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J Clin Oncol. 2017 Apr 10;35(11):1189-1193. doi: 10.1200/JCO.2016.70.5822. Epub 2017 Feb 6.

Intentional Weight Loss and Endometrial Cancer Risk.

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Juhua Luo and Michael Hendryx, Indiana University Bloomington, IN; Rowan T. Chlebowski, University of California, Los Angeles, Medical Center, Torrance; Marcia Stefanick, Stanford University School of Medicine, Stanford, CA; Thomas Rohan, Albert Einstein College of Medicine, Bronx; Jean Wactawski-Wende, University at Buffalo, SUNY, Buffalo, NY; Cynthia A. Thomson, The University of Arizona, Tucson, AZ; Ashley S. Felix, The Ohio State University, Columbus, OH; Chu Chen, Fred Hutchinson Cancer Research Center; Wendy Barrington, University of Washington, Seattle, WA; Mace Coday, University of Tennessee Health Science Center, Memphis, TN; Erin LeBlanc, Kaiser Permanente Center for Health Research, Portland, OR; and Karen L. Margolis, Health Partners Institute, Minneapolis, MN.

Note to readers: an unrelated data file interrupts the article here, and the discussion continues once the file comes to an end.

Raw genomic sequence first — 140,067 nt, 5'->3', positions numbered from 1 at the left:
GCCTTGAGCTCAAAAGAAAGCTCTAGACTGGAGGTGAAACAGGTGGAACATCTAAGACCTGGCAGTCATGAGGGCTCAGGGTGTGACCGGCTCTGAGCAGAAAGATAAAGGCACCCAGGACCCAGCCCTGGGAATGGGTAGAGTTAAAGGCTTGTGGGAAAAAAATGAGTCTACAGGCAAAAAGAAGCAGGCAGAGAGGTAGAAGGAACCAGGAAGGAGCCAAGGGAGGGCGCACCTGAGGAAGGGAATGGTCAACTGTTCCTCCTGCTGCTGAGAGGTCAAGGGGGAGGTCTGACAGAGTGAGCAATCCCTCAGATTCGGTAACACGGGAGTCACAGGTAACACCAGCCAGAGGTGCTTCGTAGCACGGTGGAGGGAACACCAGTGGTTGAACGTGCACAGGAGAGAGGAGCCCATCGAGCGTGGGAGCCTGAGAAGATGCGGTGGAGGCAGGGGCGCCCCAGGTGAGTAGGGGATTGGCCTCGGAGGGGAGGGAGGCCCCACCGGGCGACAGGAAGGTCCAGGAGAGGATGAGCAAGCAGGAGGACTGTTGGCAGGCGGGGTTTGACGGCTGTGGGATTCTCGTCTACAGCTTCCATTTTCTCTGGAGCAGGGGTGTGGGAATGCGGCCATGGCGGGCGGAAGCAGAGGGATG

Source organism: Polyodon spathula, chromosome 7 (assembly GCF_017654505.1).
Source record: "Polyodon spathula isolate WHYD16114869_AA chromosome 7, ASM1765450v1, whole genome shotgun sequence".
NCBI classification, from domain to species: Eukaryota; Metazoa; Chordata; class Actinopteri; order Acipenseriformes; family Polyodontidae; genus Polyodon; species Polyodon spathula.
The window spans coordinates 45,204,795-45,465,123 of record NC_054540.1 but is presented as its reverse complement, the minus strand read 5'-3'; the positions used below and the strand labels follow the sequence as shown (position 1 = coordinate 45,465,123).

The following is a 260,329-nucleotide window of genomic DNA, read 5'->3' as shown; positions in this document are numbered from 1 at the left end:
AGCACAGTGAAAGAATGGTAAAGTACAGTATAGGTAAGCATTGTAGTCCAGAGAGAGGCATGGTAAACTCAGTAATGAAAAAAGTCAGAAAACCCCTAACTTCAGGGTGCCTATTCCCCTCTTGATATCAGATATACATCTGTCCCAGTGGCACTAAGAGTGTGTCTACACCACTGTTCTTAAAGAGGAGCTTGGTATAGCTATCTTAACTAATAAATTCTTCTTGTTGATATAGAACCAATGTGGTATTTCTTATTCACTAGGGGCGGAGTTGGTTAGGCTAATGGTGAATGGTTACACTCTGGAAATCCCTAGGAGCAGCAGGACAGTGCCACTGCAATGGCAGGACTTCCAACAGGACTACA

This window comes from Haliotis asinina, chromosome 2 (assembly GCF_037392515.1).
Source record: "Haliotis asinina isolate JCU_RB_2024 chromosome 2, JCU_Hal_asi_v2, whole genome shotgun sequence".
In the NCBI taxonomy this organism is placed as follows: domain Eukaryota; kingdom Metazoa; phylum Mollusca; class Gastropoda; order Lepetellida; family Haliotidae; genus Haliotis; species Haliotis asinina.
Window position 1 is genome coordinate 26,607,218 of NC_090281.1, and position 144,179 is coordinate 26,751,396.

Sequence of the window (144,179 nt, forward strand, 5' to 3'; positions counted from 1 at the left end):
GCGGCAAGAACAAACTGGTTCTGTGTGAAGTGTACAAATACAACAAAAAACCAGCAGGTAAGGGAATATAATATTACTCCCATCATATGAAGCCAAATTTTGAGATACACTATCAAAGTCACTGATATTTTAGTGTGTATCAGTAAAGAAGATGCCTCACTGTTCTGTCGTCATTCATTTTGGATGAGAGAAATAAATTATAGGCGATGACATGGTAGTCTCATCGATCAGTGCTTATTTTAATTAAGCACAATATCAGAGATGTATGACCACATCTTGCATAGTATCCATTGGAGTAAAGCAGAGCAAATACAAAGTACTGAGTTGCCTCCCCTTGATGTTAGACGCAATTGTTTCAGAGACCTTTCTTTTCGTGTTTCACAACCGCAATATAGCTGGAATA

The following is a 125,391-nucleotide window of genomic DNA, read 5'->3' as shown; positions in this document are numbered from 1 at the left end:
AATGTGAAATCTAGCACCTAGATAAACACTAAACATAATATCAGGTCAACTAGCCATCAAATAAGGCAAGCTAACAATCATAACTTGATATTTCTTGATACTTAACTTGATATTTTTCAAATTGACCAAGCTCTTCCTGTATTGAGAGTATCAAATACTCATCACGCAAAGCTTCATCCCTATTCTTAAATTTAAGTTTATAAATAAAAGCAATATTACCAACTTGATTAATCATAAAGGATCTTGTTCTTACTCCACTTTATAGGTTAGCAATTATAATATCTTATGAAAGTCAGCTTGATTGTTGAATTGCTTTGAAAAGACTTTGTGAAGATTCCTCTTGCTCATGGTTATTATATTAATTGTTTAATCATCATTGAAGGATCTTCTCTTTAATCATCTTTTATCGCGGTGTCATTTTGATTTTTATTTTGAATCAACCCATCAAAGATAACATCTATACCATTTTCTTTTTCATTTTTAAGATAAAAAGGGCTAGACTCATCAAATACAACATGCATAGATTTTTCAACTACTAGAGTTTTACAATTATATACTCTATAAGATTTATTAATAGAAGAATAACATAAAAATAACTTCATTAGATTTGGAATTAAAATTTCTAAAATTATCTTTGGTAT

Purpose Although obesity is an established endometrial cancer risk factor, information about the influence of weight loss on endometrial cancer risk in postmenopausal women is limited. Therefore, we evaluated associations among weight change by intentionality with endometrial cancer in the Women's Health Initiative (WHI) observational study. Patients and Methods Postmenopausal women (N = 36,794) ages 50 to 79 years at WHI enrollment had their body weights measured and body mass indices calculated at baseline and at year 3. Weight change during that period was categorized as follows: stable (change within ± 5%), loss (change ≥ 5%), and gain (change ≥ 5%). Weight loss intentionality was assessed via self-report at year 3; change was characterized as intentional or unintentional. During the subsequent 11.4 years (mean) of follow-up, 566 incident endometrial cancer occurrences were confirmed by medical record review. Multivariable Cox proportional hazards regression models were used to evaluate relationships (hazard ratios [HRs] and 95% CIs) between weight change and endometrial cancer incidence. Results In multivariable analyses, compared with women who had stable weight (± 5%), women with weight loss had a significantly lower endometrial cancer risk (HR, 0.71; 95% CI, 0.54 to 0.95). The association was strongest among obese women with intentional weight loss (HR, 0.44; 95% CI, 0.25 to 0.78). Weight gain (≥ 10 pounds) was associated with a higher endometrial cancer risk than was stable weight, especially among women who had never used hormones. Conclusion Intentional weight loss in postmenopausal women is associated with a lower endometrial cancer risk, especially among women with obesity. These findings should motivate programs for weight loss in obese postmenopausal women.

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